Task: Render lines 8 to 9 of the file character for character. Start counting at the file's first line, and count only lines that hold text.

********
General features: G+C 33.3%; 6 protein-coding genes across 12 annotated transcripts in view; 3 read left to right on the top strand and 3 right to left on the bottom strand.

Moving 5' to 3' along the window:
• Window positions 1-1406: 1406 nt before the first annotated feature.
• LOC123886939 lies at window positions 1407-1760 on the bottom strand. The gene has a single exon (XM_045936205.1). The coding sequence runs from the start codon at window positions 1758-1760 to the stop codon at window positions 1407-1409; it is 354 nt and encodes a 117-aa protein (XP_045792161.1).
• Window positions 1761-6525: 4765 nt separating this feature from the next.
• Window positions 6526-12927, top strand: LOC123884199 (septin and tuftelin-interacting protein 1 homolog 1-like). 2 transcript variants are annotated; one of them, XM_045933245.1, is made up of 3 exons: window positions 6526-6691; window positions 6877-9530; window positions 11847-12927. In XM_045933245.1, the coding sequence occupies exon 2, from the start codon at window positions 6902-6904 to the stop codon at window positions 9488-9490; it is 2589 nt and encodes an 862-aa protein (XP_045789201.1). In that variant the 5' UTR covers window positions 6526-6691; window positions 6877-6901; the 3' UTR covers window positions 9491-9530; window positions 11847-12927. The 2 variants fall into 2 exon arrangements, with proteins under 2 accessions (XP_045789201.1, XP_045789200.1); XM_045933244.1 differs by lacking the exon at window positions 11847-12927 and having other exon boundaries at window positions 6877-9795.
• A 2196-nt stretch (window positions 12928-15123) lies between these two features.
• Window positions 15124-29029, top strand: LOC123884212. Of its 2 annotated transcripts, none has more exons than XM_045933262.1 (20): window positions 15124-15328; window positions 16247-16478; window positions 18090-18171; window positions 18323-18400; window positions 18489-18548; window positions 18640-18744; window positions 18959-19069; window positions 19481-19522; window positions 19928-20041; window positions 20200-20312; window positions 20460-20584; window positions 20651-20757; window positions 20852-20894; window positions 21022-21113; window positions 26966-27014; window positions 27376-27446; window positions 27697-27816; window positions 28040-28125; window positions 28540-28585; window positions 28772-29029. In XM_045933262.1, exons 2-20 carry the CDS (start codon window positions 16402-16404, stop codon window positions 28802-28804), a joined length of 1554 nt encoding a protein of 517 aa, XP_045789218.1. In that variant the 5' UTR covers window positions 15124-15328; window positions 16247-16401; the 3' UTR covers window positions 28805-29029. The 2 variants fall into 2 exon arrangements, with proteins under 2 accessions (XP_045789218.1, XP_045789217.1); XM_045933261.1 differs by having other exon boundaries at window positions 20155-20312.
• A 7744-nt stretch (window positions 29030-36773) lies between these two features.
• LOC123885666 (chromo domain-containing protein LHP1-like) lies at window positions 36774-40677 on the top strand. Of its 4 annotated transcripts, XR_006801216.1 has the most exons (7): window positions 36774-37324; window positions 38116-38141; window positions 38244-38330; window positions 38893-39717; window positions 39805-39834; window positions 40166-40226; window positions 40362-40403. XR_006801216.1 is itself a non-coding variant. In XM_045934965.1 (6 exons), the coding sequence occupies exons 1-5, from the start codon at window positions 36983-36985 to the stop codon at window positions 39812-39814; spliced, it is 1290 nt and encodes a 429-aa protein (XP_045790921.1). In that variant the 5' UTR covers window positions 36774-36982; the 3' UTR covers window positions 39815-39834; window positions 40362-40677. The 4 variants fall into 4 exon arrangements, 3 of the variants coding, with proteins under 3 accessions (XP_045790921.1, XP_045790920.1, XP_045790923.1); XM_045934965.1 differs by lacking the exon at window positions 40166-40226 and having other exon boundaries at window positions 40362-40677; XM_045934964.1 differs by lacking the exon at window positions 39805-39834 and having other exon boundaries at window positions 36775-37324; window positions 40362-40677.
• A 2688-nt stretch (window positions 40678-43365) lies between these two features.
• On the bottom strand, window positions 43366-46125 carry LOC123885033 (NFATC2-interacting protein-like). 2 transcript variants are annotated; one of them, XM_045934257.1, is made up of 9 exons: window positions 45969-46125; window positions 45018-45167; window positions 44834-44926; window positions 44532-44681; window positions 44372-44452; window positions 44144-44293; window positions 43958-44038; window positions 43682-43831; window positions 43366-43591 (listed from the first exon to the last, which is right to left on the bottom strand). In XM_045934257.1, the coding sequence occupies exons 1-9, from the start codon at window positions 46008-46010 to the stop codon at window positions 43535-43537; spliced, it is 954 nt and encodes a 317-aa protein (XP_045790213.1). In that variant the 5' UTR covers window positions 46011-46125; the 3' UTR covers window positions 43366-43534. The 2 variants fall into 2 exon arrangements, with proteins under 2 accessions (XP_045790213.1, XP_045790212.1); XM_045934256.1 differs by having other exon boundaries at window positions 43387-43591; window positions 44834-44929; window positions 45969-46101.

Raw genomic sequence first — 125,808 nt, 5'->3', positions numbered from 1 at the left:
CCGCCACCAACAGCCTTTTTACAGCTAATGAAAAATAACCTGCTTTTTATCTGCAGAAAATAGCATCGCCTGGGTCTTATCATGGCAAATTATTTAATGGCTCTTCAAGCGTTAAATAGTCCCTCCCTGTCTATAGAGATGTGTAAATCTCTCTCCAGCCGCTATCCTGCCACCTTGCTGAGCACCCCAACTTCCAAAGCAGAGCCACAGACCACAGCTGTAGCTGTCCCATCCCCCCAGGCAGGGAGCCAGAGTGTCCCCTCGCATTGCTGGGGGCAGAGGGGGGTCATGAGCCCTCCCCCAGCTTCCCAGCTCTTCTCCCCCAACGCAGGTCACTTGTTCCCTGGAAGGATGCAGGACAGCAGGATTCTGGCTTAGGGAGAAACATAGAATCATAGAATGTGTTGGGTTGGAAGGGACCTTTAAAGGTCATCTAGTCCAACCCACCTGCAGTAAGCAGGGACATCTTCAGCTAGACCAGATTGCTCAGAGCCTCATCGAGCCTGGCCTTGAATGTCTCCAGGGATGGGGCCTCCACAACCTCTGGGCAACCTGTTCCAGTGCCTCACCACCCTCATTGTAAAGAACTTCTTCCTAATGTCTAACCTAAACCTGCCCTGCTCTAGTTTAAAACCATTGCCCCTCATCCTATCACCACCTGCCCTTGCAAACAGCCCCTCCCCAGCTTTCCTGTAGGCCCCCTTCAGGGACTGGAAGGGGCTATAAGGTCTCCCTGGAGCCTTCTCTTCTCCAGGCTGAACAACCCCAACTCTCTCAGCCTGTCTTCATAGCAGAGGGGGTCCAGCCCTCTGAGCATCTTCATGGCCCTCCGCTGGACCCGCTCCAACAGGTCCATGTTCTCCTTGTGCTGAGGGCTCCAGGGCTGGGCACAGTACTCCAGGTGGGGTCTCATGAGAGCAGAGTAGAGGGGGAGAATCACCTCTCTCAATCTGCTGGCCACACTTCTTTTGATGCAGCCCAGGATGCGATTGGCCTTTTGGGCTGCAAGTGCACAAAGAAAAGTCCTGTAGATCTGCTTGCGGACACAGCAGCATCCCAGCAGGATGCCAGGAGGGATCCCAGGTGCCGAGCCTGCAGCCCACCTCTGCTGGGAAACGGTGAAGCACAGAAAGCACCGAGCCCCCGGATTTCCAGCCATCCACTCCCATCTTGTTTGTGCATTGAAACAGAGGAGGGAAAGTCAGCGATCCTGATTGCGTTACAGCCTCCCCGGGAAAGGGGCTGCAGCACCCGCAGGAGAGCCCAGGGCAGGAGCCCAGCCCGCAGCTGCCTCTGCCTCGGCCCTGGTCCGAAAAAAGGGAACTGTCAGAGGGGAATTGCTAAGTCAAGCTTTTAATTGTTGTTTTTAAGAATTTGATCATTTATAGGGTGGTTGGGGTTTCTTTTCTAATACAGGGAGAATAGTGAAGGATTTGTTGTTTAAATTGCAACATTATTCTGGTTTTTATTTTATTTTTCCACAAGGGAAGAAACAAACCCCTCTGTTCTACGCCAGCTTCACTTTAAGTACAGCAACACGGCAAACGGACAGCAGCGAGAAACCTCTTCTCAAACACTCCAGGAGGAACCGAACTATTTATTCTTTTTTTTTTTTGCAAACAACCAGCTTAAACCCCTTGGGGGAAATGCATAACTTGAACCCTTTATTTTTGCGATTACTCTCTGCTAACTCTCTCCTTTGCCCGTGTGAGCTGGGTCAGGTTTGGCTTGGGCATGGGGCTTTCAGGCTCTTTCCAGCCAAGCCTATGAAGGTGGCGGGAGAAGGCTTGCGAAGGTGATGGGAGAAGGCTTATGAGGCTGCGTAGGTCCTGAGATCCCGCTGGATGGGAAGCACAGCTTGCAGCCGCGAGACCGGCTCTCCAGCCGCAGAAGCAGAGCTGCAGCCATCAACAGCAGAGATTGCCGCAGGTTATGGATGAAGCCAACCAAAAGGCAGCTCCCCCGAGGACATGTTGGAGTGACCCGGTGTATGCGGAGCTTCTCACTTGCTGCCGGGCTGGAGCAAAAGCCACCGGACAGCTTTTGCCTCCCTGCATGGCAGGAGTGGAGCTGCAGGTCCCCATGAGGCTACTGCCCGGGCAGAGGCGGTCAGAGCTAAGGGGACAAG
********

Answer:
• Window positions 15124-29029, top strand: LOC123884212. Of its 2 annotated transcripts, none has more exons than XM_045933262.1 (20): window positions 15124-15328; window positions 16247-16478; window positions 18090-18171; window positions 18323-18400; window positions 18489-18548; window positions 18640-18744; window positions 18959-19069; window positions 19481-19522; window positions 19928-20041; window positions 20200-20312; window positions 20460-20584; window positions 20651-20757; window positions 20852-20894; window positions 21022-21113; window positions 26966-27014; window positions 27376-27446; window positions 27697-27816; window positions 28040-28125; window positions 28540-28585; window positions 28772-29029. In XM_045933262.1, exons 2-20 carry the CDS (start codon window positions 16402-16404, stop codon window positions 28802-28804), a joined length of 1554 nt encoding a protein of 517 aa, XP_045789218.1. In that variant the 5' UTR covers window positions 15124-15328; window positions 16247-16401; the 3' UTR covers window positions 28805-29029. The 2 variants fall into 2 exon arrangements, with proteins under 2 accessions (XP_045789218.1, XP_045789217.1); XM_045933261.1 differs by having other exon boundaries at window positions 20155-20312.
• A 7744-nt stretch (window positions 29030-36773) lies between these two features.